Cakes are one of this country's most treasured culinary traditions. But because most of us have very little time and a very big concern about health and fitness--not to mention the fact that there are lots of good bakeries and many easy-to-use cake mixes--baked-from-scratch cakes have become a casualty of the current culinary scene.
This is a shame; it's very difficult to find a commercially baked cake or a cake mix with a soft, moist texture and buttery flavor.
Here are three unusual cakes from our culinary past. The molasses cake, a homespun, old-fashioned treasure much like gingerbread, is adapted from a handwritten cooking journal from the turn of the century. Sunshine cake is an appealing yellow cake, very light in texture, that is perfect for all occasions. The company cake is just that, a North Dakota gem that was carefully tucked away in a family's recipe files.
Even with these recipes, it's important to use the best-quality ingredients and to measure accurately. Use unsalted butter (unsalted margarine works well when a buttery flavor is not critical to the cake's success). Measure flour by first stirring to make it less compact and then scooping it into specific-quantity dry (not liquid) measuring cups and leveling the flour off with a knife. Be sure to cream the sugar and butter until fluffy; adding the eggs and beating them thoroughly is another important step.
But all of this will be for naught if you don't use a baking pan that is exactly the specified size and prepare it with a generous coating of butter, margarine or non-stick cooking spray (and a sheer dusting of flour if so indicated). To be sure of the oven, use a mercury oven thermometer; preheat the oven and check to see if the heat is correct. If not, adjust the heat until the thermometer registers the required temperature.
For those who are committed to low-fat diets, angel cakes are the best bet; they contain no fat or egg yolks. If you missed my columns with the recipes for lemon angel cake and cappuccino angel cake, I'll be happy to send them to you. Enclose a stamped, self-addressed envelope and write to P.O. Box 127, Winnetka, Ill. 60093.
And if you have a treasured, old family cake recipe, I would be pleased to have you share it with me. In turn, I will share it in this column with fellow cooks who still consider a homemade cake an essential part of a special celebration.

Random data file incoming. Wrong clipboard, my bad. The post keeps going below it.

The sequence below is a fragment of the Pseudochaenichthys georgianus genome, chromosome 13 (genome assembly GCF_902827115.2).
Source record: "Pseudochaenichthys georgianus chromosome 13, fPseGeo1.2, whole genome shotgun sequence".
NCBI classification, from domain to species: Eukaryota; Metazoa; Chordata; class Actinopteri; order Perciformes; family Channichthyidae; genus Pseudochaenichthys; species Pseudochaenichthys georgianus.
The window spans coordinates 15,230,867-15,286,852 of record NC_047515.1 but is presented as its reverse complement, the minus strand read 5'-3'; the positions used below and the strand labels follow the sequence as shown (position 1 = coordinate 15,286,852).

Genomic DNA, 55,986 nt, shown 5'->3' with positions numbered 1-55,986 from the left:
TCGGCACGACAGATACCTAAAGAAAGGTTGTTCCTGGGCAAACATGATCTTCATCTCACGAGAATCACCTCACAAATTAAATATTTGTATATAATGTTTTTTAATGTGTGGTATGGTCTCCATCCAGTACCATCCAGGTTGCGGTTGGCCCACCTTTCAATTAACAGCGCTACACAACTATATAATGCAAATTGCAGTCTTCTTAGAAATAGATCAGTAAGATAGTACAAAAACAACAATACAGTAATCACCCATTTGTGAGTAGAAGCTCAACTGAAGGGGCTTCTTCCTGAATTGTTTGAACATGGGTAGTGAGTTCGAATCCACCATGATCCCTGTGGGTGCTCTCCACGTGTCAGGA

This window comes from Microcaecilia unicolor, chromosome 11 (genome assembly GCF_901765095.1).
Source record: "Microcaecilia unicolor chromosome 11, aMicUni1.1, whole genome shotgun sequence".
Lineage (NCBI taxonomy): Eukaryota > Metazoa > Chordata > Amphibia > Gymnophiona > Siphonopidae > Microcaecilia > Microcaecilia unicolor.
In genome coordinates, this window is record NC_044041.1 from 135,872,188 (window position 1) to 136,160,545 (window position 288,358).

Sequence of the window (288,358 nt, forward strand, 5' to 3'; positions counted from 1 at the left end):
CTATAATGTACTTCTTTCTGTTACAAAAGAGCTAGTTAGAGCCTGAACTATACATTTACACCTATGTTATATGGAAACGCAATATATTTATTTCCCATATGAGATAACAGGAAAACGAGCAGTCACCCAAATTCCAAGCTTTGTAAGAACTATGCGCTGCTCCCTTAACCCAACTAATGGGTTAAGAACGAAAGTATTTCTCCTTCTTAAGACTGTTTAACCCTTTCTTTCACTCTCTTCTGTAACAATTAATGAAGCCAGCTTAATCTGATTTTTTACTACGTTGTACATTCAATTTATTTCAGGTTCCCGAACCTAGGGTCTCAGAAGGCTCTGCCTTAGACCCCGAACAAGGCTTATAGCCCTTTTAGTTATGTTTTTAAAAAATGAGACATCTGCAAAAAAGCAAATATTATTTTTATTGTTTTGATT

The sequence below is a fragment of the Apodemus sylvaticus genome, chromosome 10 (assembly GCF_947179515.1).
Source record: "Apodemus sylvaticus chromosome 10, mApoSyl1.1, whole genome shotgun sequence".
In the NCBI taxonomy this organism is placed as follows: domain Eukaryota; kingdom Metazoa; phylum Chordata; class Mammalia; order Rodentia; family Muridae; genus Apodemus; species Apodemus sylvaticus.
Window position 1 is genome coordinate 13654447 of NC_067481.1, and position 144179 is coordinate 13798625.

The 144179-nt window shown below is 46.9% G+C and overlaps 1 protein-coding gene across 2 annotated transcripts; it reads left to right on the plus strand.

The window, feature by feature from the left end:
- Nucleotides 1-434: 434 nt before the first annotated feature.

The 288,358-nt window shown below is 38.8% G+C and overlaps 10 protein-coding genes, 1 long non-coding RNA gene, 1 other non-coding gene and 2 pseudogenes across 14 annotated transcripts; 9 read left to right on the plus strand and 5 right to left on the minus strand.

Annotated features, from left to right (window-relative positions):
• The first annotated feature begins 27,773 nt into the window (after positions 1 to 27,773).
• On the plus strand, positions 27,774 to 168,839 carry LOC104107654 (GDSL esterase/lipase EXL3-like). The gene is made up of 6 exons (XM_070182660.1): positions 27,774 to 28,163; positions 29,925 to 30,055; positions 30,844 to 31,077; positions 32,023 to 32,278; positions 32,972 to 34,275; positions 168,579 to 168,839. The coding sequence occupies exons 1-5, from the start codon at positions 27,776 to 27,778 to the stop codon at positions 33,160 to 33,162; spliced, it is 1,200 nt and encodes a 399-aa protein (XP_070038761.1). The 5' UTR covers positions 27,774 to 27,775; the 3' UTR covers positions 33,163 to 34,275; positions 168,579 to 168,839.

Appearing in the Midwest's earliest cookbooks, this cake is named for its pale yellow color. It's also delicious and light-textured, very much like an angel cake but not quite as puffy. Many frostings would complement this cake; the lemony frosting is very tart, a wonderful contrast to the cake.
1 cup cake flour
1 1/4 cups sugar
4 large egg yolks
8 large egg whites
1/2 teaspoon cream of tartar
1/2 teaspoon salt
1/2 teaspoon lemon extract
Grated zest 1 lemon
Sift cake flour 3 times onto wax paper. Sift sugar 5 times onto another sheet wax paper.
Beat egg yolks until thick and light-colored, about 4 minutes. Using clean beaters, beat egg whites in large mixer bowl until foamy. Add cream of tartar and salt, beating until whites are thick and hold shape but still soft and moist. Gently fold in sugar, in 3 batches. Fold in lemon extract, lemon zest and reserved egg yolks until blended. Gently fold in flour. Transfer batter to ungreased 10-inch tube pan. Spread evenly with spatula.
Bake in center of oven at 350 degrees until lightly browned and wood pick inserted in center comes out clean, about 45 minutes. Invert pan and cool completely. Use flexible knife to release cake from sides, then bottom, of pan.
To serve, spread top and sides with Lemony Frosting. Makes 1 (10-inch) tube cake.
Note: Plain cake can be kept, well covered, at room temperature 1 day or frozen up to 3 months. Once frosted, cake can be stored overnight, kept at room temperature, well covered.
3 3/4 cups powdered sugar, sifted
1/4 cup unsalted butter or margarine, melted
Grated zest of 1 lemon
1/4 cup lemon juice
1/2 to 1 teaspoon milk or water
Combine powdered sugar, melted butter, salt, lemon zest and lemon juice in mixing bowl. Mix until smooth. Add milk or water, as necessary, for desired consistency. Spread on cake.
An old family recipe, this cake starred on a buffet table in Fargo, N.D. last fall. Self-frosted with a walnut meringue as it bakes and filled with a vanilla custard, it makes a festive presentation without being too sweet. It's great served plain, or you can make it even more festive by serving it with fresh strawberries or raspberries and raspberry sauce.
AMMELLA CAMPBELL'S COMPANY CAKE
1 cup flour
1 teaspoon baking powder
1/8 teaspoon salt
1/2 cup shortening
4 large egg yolks
2 teaspoons vanilla
1/3 cup milk
5 large egg whites
1/2 cup chopped walnuts
Vanilla Custard Filling
Sift flour, baking powder and salt together onto wax paper.